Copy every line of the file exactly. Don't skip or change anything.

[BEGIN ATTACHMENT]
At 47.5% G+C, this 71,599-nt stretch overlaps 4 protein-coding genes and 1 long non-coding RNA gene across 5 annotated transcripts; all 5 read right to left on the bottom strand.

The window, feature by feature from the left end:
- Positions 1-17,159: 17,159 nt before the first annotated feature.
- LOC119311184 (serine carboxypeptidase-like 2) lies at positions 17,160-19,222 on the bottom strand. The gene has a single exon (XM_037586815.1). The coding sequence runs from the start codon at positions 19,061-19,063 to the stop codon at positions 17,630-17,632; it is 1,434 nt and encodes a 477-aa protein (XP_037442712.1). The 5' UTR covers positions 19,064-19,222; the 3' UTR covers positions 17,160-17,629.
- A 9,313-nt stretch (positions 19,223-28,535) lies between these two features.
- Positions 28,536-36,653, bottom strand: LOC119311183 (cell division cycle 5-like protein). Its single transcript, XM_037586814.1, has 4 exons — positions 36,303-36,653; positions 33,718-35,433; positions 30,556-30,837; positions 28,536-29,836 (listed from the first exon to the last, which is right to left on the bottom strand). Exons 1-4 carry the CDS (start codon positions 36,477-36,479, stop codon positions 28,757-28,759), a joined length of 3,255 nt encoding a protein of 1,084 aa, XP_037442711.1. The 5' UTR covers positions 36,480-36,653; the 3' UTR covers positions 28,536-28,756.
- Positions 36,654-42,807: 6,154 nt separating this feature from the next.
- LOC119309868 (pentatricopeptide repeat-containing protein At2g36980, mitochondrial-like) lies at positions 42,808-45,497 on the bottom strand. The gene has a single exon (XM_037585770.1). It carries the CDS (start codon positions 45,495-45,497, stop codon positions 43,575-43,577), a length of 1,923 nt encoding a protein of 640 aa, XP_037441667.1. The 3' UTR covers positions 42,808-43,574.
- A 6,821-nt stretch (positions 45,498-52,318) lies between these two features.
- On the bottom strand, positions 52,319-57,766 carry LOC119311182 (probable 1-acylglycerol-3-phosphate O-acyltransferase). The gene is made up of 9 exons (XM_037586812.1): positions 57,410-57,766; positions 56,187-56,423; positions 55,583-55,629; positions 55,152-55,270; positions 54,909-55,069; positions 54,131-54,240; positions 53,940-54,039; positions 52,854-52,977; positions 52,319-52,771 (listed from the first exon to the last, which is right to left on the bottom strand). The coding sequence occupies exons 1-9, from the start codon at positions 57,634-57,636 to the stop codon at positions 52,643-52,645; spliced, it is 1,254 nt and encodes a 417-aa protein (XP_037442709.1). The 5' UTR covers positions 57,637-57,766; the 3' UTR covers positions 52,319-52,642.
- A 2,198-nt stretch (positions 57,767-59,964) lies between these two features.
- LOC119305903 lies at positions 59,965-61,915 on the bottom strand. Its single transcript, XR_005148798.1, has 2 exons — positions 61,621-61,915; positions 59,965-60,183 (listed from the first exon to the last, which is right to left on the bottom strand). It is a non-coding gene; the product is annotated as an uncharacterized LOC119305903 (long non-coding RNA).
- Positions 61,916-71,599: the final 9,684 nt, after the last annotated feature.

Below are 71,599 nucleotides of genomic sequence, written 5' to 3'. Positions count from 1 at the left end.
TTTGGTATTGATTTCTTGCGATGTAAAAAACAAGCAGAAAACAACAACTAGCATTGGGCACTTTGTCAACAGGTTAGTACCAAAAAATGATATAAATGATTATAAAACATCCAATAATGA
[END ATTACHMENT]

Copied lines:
At 47.5% G+C, this 71,599-nt stretch overlaps 4 protein-coding genes and 1 long non-coding RNA gene across 5 annotated transcripts; all 5 read right to left on the bottom strand.

The window, feature by feature from the left end:
- Positions 1-17,159: 17,159 nt before the first annotated feature.
- LOC119311184 (serine carboxypeptidase-like 2) lies at positions 17,160-19,222 on the bottom strand. The gene has a single exon (XM_037586815.1). The coding sequence runs from the start codon at positions 19,061-19,063 to the stop codon at positions 17,630-17,632; it is 1,434 nt and encodes a 477-aa protein (XP_037442712.1). The 5' UTR covers positions 19,064-19,222; the 3' UTR covers positions 17,160-17,629.
- A 9,313-nt stretch (positions 19,223-28,535) lies between these two features.
- Positions 28,536-36,653, bottom strand: LOC119311183 (cell division cycle 5-like protein). Its single transcript, XM_037586814.1, has 4 exons — positions 36,303-36,653; positions 33,718-35,433; positions 30,556-30,837; positions 28,536-29,836 (listed from the first exon to the last, which is right to left on the bottom strand). Exons 1-4 carry the CDS (start codon positions 36,477-36,479, stop codon positions 28,757-28,759), a joined length of 3,255 nt encoding a protein of 1,084 aa, XP_037442711.1. The 5' UTR covers positions 36,480-36,653; the 3' UTR covers positions 28,536-28,756.
- Positions 36,654-42,807: 6,154 nt separating this feature from the next.
- LOC119309868 (pentatricopeptide repeat-containing protein At2g36980, mitochondrial-like) lies at positions 42,808-45,497 on the bottom strand. The gene has a single exon (XM_037585770.1). It carries the CDS (start codon positions 45,495-45,497, stop codon positions 43,575-43,577), a length of 1,923 nt encoding a protein of 640 aa, XP_037441667.1. The 3' UTR covers positions 42,808-43,574.
- A 6,821-nt stretch (positions 45,498-52,318) lies between these two features.
- On the bottom strand, positions 52,319-57,766 carry LOC119311182 (probable 1-acylglycerol-3-phosphate O-acyltransferase). The gene is made up of 9 exons (XM_037586812.1): positions 57,410-57,766; positions 56,187-56,423; positions 55,583-55,629; positions 55,152-55,270; positions 54,909-55,069; positions 54,131-54,240; positions 53,940-54,039; positions 52,854-52,977; positions 52,319-52,771 (listed from the first exon to the last, which is right to left on the bottom strand). The coding sequence occupies exons 1-9, from the start codon at positions 57,634-57,636 to the stop codon at positions 52,643-52,645; spliced, it is 1,254 nt and encodes a 417-aa protein (XP_037442709.1). The 5' UTR covers positions 57,637-57,766; the 3' UTR covers positions 52,319-52,642.
- A 2,198-nt stretch (positions 57,767-59,964) lies between these two features.
- LOC119305903 lies at positions 59,965-61,915 on the bottom strand. Its single transcript, XR_005148798.1, has 2 exons — positions 61,621-61,915; positions 59,965-60,183 (listed from the first exon to the last, which is right to left on the bottom strand). It is a non-coding gene; the product is annotated as an uncharacterized LOC119305903 (long non-coding RNA).
- Positions 61,916-71,599: the final 9,684 nt, after the last annotated feature.

Below are 71,599 nucleotides of genomic sequence, written 5' to 3'. Positions count from 1 at the left end.
TTTGGTATTGATTTCTTGCGATGTAAAAAACAAGCAGAAAACAACAACTAGCATTGGGCACTTTGTCAACAGGTTAGTACCAAAAAATGATATAAATGATTATAAAACATCCAATAATGA